Funded by an arts council award and sponsored by the prison arts charity the Koestler Trust my book Insider Art - a book about art in the UK's criminal justice system - was published by A & C Black in September 2010.


"I'm an Artist, and its a passion which burns with me to the point that it hurts. I am self taught through books and many a long night and a short pencil".

     This is the voice of insider art, spoken by an inmate at HMP Wealstun.  He and hundreds of other inmates in penal institutions across the UK have made art from troubled lives and imprisonment.
     Insider Art is a book about art produced in custody across the UK as well as work by ex-offender artists, most of whom have found their creative vocation inside. At the heart of Insider Art are interviews with a number of these artists, either still incarcerated or now at freedom: they talk about lives transformed by creativity and introduce their work. Conditions of production across the male and female prison estates are explored, including traditional prison crafts such as matchstick modelling and tattooing. Included too is work by those interned without charge in detention centres and prisons.
My book also introduces work produced by patients held at special hospitals and other closed institutions across the UK, some of whom have been detained for decades. On release these and other ex-offenders with mental health problems are now able to develop their creative vocation with practical and therapeutic support from Yorkshire charity Artists in Mind.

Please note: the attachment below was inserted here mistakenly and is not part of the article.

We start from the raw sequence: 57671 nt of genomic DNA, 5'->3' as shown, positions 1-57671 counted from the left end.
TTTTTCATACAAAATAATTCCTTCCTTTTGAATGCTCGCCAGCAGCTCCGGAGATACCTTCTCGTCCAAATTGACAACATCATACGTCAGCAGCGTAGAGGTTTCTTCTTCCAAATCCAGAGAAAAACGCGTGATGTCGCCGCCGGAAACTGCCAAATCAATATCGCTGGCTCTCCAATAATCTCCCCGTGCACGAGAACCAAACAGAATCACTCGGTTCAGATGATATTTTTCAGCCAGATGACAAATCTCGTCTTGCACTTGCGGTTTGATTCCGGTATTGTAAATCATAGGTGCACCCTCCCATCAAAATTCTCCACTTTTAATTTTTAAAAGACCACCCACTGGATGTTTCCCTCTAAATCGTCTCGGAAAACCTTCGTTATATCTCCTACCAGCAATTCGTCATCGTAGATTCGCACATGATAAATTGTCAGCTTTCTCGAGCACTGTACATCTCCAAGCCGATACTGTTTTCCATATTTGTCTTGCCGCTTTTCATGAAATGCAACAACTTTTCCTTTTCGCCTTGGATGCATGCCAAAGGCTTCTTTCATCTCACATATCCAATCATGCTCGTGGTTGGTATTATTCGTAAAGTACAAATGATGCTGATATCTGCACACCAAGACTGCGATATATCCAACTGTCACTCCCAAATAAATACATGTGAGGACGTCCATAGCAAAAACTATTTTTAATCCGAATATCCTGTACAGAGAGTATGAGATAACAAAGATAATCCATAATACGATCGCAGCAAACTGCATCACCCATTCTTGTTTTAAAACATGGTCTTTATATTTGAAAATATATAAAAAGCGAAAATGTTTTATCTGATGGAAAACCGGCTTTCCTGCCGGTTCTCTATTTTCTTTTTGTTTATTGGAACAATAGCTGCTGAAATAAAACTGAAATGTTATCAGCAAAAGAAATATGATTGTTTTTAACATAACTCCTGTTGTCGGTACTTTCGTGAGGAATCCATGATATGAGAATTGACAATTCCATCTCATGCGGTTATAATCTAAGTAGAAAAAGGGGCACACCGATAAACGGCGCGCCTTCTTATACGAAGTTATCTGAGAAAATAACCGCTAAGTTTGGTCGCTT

Nearly all the offenders and ex-offenders to be featured became artists whilst imprisoned. Maybe the risk-taking and rule-breaking which put them inside also finds expression in this art, for much has conviction, originality and compelling content. It is certainly of concern and relevance both to the wider public, those working in the criminal justice system and the professional artistic community - not to mention offenders and their families. But what about the impact of this work on the victims of crime?  Should these artists be allowed to benefit in any way from their wrong-doing, and can their art have any restorative value for those they harmed?
     As those who work in the criminal justice system are already aware, evidence from research from both the UK and USA demonstrates the benefits for inmates engaged in creative activities: they participate more effectively with sentence plans, behave less aggressively, improve self-esteem, develop communication skills. Further evidence points to recidivism rates being reduced.
     Is Insider Art 'outsider art'?  If so, these previously marginalised voices are now challenging boundaries around mainstream art activity, just as contemporary artists themselves increasingly diminish or ignore such distinctions in studio or curatorial practice. Contemporary artists who have worked within the criminal justice system explore this and other questions further, and discuss their experiences.
     With growing public awareness of these issues, the restorative, healing and expressive power of Insider Art is both timely and relevant, and will surely help find these 'insider' artists an appreciative audience.